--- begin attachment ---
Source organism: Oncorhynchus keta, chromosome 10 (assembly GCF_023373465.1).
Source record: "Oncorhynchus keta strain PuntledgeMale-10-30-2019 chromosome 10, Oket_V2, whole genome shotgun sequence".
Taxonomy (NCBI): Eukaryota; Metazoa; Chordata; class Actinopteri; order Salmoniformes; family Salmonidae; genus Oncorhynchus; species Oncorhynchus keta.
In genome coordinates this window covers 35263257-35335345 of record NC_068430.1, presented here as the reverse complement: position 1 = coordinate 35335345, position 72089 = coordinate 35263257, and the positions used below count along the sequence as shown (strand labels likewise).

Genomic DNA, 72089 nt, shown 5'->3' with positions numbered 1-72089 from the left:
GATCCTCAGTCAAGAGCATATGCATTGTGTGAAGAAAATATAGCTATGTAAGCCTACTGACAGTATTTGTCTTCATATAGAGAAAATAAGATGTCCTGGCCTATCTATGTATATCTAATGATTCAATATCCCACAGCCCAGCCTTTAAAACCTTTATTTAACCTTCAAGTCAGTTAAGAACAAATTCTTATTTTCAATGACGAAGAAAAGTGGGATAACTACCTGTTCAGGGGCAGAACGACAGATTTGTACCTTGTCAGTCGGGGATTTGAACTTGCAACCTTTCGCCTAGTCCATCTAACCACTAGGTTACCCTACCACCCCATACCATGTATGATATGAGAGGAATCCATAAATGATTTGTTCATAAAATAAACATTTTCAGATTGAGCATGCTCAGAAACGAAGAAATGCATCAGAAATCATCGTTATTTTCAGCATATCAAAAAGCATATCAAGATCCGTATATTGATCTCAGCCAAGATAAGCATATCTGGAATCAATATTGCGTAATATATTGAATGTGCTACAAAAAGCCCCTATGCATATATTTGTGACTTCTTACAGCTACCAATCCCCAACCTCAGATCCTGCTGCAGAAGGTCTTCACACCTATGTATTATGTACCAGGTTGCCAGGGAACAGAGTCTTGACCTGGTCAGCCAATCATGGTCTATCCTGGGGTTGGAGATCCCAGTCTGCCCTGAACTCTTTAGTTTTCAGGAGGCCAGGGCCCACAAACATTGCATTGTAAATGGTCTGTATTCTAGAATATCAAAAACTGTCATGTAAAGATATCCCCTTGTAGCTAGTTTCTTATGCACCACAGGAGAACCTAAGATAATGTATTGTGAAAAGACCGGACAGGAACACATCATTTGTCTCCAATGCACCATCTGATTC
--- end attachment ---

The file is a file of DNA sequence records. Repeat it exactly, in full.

Source organism: Oncorhynchus keta, chromosome 10 (assembly GCF_023373465.1).
Source record: "Oncorhynchus keta strain PuntledgeMale-10-30-2019 chromosome 10, Oket_V2, whole genome shotgun sequence".
Taxonomy (NCBI): Eukaryota; Metazoa; Chordata; class Actinopteri; order Salmoniformes; family Salmonidae; genus Oncorhynchus; species Oncorhynchus keta.
In genome coordinates this window covers 35263257-35335345 of record NC_068430.1, presented here as the reverse complement: position 1 = coordinate 35335345, position 72089 = coordinate 35263257, and the positions used below count along the sequence as shown (strand labels likewise).

Genomic DNA, 72089 nt, shown 5'->3' with positions numbered 1-72089 from the left:
GATCCTCAGTCAAGAGCATATGCATTGTGTGAAGAAAATATAGCTATGTAAGCCTACTGACAGTATTTGTCTTCATATAGAGAAAATAAGATGTCCTGGCCTATCTATGTATATCTAATGATTCAATATCCCACAGCCCAGCCTTTAAAACCTTTATTTAACCTTCAAGTCAGTTAAGAACAAATTCTTATTTTCAATGACGAAGAAAAGTGGGATAACTACCTGTTCAGGGGCAGAACGACAGATTTGTACCTTGTCAGTCGGGGATTTGAACTTGCAACCTTTCGCCTAGTCCATCTAACCACTAGGTTACCCTACCACCCCATACCATGTATGATATGAGAGGAATCCATAAATGATTTGTTCATAAAATAAACATTTTCAGATTGAGCATGCTCAGAAACGAAGAAATGCATCAGAAATCATCGTTATTTTCAGCATATCAAAAAGCATATCAAGATCCGTATATTGATCTCAGCCAAGATAAGCATATCTGGAATCAATATTGCGTAATATATTGAATGTGCTACAAAAAGCCCCTATGCATATATTTGTGACTTCTTACAGCTACCAATCCCCAACCTCAGATCCTGCTGCAGAAGGTCTTCACACCTATGTATTATGTACCAGGTTGCCAGGGAACAGAGTCTTGACCTGGTCAGCCAATCATGGTCTATCCTGGGGTTGGAGATCCCAGTCTGCCCTGAACTCTTTAGTTTTCAGGAGGCCAGGGCCCACAAACATTGCATTGTAAATGGTCTGTATTCTAGAATATCAAAAACTGTCATGTAAAGATATCCCCTTGTAGCTAGTTTCTTATGCACCACAGGAGAACCTAAGATAATGTATTGTGAAAAGACCGGACAGGAACACATCATTTGTCTCCAATGCACCATCTGATTC